If you're confused, go read this.
Whenever we have visitors from Canada, we'll often ask them to bring us some of the Canadian luxuries that we can't find here. I know, this is America, what does Canada have that the U.S. in the 21st century doesn't?
Ketchup chips (among other things).
Anyway. When Wayne's family was here visiting a few weeks ago, my mom-in-law was kind enough to bring me a nice little bag of Canadian Robin Hood flour (what is with flour companies naming their product after mythical British figures?). I was determined to get to the bottom of my baking woes -- determined. I refuse to let silly ingredients and my psychotically over-hot oven destroy my love for all things absolutely non-gluten-free.
I grew up in a family with very firm weekend meal traditions in place -- spaghetti on Fridays and pizza on Saturdays (and no, we're not Italian... or Eyetalian, as the Dutch say). Not only did Wayne grow up with similar traditions, and not only are these two meals extremely delicious, but it's also wonderful to hit Friday and not have to decide what to plan for the next two nights' meals -- so we've stuck with the traditions.
With our Friday night spaghetti we switch between having cheese bread (courtesy of Wayne's family traditions) and homemade biscuits (my fam). I know, biscuits are something you have with tea and jam, or soup, or milk if you're British. We, however, like them with our spaghetti. They're fluffy and light and perfect for soaking up the last dregs of sauce on your plate.
I got married and moved to the USA and consequently started buying American flour. I made biscuits on a Friday night and was terribly offended by their denseness and general lack of flavour. I tried different baking powders, different flour brands, different measurings of ingredients -- nothing. Nada. Continued suckiness.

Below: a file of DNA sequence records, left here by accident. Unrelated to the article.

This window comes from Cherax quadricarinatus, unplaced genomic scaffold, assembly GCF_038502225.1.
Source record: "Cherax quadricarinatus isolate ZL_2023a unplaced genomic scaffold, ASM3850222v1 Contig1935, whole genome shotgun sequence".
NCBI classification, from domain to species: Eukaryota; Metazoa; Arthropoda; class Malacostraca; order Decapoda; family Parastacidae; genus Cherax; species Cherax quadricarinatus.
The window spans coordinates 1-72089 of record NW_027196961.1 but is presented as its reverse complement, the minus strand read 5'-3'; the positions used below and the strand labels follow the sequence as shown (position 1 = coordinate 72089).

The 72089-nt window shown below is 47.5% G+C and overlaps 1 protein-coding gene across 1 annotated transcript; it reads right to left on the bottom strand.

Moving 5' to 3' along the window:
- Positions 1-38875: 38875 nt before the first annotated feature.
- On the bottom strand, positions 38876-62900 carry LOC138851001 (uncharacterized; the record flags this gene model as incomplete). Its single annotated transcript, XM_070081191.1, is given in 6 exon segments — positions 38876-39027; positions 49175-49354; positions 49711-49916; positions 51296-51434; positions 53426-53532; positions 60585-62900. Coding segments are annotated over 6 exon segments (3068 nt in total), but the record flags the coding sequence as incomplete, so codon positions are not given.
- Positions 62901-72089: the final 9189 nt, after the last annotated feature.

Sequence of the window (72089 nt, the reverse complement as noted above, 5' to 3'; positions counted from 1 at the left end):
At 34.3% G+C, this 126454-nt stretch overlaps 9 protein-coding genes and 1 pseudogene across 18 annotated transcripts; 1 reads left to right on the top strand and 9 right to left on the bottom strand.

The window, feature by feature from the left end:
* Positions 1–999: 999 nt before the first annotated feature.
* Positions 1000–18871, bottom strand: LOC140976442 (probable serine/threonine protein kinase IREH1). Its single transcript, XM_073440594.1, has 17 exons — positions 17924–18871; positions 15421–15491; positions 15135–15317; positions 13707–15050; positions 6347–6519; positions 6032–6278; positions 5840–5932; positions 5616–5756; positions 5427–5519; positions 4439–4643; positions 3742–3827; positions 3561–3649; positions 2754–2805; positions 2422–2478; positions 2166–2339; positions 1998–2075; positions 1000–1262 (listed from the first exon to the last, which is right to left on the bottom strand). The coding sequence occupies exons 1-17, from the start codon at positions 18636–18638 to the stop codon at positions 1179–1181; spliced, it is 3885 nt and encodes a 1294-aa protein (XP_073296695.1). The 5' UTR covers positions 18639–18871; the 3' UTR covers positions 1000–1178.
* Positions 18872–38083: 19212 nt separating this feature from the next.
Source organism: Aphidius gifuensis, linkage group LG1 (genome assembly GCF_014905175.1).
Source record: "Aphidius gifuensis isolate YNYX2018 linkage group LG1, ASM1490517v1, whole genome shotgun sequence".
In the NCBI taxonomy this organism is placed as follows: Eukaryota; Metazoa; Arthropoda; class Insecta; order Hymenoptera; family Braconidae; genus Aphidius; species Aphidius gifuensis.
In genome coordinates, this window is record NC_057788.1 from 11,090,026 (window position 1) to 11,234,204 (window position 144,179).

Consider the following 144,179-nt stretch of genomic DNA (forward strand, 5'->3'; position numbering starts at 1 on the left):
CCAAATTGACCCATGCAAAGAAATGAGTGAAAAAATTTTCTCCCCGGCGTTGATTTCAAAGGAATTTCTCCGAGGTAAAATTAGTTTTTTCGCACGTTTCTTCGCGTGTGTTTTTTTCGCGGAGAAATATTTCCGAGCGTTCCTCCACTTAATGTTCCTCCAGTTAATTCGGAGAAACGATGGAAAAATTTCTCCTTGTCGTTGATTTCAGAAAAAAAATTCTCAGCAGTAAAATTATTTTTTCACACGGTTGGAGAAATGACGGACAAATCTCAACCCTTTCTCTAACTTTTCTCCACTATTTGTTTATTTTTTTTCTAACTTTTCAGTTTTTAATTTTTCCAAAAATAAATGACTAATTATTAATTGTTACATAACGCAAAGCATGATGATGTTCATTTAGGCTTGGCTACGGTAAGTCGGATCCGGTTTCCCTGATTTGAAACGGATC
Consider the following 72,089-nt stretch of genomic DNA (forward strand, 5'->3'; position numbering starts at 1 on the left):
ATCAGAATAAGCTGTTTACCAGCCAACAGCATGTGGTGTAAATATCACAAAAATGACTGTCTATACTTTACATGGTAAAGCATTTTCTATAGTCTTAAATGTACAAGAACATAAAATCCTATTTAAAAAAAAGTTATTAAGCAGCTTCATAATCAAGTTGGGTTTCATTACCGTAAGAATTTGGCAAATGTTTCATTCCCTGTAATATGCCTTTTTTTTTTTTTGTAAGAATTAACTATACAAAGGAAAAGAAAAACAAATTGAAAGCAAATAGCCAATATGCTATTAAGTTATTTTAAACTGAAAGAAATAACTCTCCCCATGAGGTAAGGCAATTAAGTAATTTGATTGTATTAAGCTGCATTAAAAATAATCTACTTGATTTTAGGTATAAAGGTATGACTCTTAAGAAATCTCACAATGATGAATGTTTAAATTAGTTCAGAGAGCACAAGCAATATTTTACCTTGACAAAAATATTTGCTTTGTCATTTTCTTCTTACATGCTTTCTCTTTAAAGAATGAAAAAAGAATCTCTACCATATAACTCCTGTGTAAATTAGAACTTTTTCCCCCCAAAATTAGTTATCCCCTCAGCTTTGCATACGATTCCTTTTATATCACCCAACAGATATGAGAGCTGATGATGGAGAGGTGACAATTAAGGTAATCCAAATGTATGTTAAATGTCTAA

Then Robin Hood came on the scene, and not only did that rogue help out the poor, but he saved my baking face. The biscuits last night were like enormous marshmallows and tasted like they were straight out of my mama's oven. Ohhhh yeah. I was so happy that I forgot to take a picture of them like a true blogger would.
But the question remains... what's the deal with American flour?
I did some research and dug up some very interesting facts.
First of all, American All-Purpose flour isn't truly All-Purpose -- it's not recommended for bread-making because of its lower gluten content (hence my crappy bread-baking results). In order to get bread to do what it's supposed to, you must buy bread flour. But I don't want to buy bread flour. I don't have enough room in my tiny seminary kitchen for all different kinds of flour taking up my minimal shelf space... so this could be an issue.
Canadian All-Purpose flour generally has a higher protein content than American flours do, which results in a higher gluten content, which somehow results in a flour that is actually true to its name -- all purpose! You can use it for anything from cakes to pastry to breads -- and it will all turn out beeeeyoooooteeefully.
I wish I understood the science behind all of this. There's a reason I stopped taking chemistry after grade 10. Yikes.
I'm sure that scientifically there's probably a clear explanation. I, however, think it's simply the je ne sais quoi of Canada. Don't try to explain it. Just eat it. Mmm. Bread.